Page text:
Striking fixed objects is the most common way snowmobile accidents occur. Fixed objects can be automobiles, other snowmobiles, fence posts, trees or animals.

Falling through ice on a snowmobile also contributes to several accidents each year. Don't ride on ice that is less than five inches thick. They may lead to thin ice or open water. New ice is usually stronger than old ice. Ice seldom freezes uniformly, it may be a foot thick in one location and only an inch or two just a few feet away. Insulating effect of snow slows down the freezing process. Te extra weight also reduces how much weight the ice sheet can support.

Think in terms of thermometer rather than the calender when deciding to go out on the ice. Just because the ice was fine on Dec. 1 of last year, doesn't mean it will be this year. Don't trust the tracks on lakes and rivers left by snowmobiles.

The fourth unit covers Laws. It talks about basic requirements, legal operation and avoiding violations.

The fifth unit discusses riding the snowmobile. It covers proper riding attire, starting the machine and riding position. It talks about group rides, riding conditions and general riding guidelines.

The sixth unit discussed emergencies. It talks about proper equipment and supplies, what to do if you get stuck, stranded, injured and proper first aid.

And the final unit is dangers to avoid.

When the student completes the CD, they take a multiple choice test with 50 questions taken from different parts of the CD.

The DNR is always looking for volunteers, especially instructors for the clinics and classes they provide. Rykus has been a Volunteer Safety Instructor with the DNR for more than 24 years with Firearms Safety, Archery, 6 -7 years with ATV safety,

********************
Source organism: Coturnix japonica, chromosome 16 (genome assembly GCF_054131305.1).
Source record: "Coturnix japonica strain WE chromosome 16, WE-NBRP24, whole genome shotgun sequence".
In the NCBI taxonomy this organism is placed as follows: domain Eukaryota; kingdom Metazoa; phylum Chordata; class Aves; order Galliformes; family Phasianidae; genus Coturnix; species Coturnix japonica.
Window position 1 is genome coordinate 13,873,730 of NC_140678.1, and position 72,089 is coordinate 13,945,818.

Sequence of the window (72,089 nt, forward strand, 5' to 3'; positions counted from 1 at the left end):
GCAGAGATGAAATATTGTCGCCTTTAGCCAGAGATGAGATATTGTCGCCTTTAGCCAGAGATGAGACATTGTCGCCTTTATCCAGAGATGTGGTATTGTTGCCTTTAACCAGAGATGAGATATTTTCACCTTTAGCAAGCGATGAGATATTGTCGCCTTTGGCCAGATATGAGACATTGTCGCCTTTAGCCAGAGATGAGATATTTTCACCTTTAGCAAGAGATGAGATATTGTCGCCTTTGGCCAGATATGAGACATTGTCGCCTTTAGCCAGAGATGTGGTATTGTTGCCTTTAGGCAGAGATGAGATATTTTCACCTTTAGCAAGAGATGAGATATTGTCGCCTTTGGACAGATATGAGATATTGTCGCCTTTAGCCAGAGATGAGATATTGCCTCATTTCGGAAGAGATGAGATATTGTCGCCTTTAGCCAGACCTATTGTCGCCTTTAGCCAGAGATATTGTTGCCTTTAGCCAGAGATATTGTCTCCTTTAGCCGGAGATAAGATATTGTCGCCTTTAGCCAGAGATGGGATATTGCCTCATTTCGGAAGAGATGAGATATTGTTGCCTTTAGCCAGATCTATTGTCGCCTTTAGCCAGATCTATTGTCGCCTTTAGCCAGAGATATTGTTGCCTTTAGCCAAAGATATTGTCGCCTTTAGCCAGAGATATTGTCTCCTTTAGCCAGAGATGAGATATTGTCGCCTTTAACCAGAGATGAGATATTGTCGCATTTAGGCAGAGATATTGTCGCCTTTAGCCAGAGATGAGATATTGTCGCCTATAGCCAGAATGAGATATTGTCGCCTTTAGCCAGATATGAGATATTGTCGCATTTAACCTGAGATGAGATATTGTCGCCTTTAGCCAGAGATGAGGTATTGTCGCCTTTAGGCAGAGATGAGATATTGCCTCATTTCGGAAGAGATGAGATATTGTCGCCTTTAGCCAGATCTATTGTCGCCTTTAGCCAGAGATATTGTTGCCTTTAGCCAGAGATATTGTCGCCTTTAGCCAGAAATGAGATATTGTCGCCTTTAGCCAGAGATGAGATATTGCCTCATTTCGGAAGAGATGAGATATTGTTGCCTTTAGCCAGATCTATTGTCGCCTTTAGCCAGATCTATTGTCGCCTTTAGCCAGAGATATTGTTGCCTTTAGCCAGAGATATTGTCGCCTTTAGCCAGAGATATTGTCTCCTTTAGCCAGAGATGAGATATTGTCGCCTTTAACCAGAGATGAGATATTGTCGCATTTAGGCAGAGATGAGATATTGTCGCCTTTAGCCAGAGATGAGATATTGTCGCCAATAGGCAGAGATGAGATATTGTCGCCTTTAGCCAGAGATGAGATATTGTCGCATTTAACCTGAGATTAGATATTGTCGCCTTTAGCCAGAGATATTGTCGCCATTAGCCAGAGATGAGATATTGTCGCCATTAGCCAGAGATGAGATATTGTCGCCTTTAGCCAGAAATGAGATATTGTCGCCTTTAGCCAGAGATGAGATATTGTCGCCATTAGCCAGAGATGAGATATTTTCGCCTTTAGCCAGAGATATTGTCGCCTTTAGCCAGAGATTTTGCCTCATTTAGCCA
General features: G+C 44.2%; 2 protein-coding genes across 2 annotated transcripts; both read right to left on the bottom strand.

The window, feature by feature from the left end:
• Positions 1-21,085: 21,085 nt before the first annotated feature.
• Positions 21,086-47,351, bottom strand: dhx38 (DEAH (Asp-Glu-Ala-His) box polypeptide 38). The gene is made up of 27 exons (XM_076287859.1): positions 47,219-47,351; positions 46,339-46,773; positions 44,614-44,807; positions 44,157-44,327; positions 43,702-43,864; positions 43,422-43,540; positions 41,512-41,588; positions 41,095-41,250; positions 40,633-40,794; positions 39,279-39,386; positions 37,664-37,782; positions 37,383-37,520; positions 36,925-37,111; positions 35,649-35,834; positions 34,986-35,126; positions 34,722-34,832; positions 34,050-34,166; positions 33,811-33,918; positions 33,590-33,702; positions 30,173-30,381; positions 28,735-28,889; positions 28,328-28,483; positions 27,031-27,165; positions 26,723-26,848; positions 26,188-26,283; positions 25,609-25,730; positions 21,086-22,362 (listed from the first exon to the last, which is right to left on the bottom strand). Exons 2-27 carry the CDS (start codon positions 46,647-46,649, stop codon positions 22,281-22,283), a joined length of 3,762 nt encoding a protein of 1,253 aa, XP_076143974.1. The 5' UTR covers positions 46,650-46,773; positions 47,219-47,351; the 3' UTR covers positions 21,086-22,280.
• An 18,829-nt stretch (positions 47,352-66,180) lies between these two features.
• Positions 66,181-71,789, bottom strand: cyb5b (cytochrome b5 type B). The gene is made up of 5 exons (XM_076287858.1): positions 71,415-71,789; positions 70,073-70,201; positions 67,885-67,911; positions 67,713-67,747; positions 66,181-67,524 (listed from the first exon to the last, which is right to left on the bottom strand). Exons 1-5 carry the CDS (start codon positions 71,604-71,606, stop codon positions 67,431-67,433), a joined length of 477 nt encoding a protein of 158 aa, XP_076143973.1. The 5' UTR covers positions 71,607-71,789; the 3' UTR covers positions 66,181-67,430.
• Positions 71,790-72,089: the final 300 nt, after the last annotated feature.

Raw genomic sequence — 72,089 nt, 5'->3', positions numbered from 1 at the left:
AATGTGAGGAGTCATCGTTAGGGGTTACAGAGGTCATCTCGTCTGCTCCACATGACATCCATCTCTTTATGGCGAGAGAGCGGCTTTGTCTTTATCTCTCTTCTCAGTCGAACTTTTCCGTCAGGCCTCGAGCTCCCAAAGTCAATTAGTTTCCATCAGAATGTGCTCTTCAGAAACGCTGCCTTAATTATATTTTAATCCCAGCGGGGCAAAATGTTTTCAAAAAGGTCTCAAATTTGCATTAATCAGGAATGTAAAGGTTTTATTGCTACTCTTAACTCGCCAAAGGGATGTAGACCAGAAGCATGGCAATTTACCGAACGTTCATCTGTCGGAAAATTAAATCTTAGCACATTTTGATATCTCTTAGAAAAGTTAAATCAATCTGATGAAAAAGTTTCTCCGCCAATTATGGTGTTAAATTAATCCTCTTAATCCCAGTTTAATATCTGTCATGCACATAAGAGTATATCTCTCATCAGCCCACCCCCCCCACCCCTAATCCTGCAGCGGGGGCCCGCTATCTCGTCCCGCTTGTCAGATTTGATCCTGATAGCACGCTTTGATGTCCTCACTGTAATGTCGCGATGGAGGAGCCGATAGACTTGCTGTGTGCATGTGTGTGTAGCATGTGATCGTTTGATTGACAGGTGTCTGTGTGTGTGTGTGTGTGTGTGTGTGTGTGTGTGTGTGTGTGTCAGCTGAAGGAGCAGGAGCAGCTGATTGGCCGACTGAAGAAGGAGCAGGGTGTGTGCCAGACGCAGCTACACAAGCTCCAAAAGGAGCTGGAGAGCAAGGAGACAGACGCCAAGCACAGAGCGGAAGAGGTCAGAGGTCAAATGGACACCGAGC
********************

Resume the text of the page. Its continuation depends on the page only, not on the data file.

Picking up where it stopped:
"The DNR a couple years ago asked us to get certified for snowmobile because they needed more instructors for the class to help teach so students would have more of an opportunity to get certified so they could ride and be safe while riding," he said.

To become certified, you have to go thru an Instructor clinic for about 3-4 hours to be certified as an Instructor to teach the class. The DNR Regional Training Officer holds the training clinic to be certified as an instructor.

"They go over what we need to know and what we need to do to conduct the classes," Rykus said. "They go thru a background check on everyone going thru the clinic to become instructors. When you become certified as an Instructor then you must help or put on a class once every two years or you become inactive then you must get re-certified (go thru an Instructor clinic) again if you want to teach classes again."

The most recent snowmobile safety class Rykus put on was his second, he plans to provide the class once a year.

He will be providing other classes throughout the year starting with a Turkey Clinic at Twin Rivers March 26. He will put on a Fire Arm Safety classes at the Hunters Den the first weekend in April. He wil also offer an ATV safety class May 21.

For more information on upcoming classes go to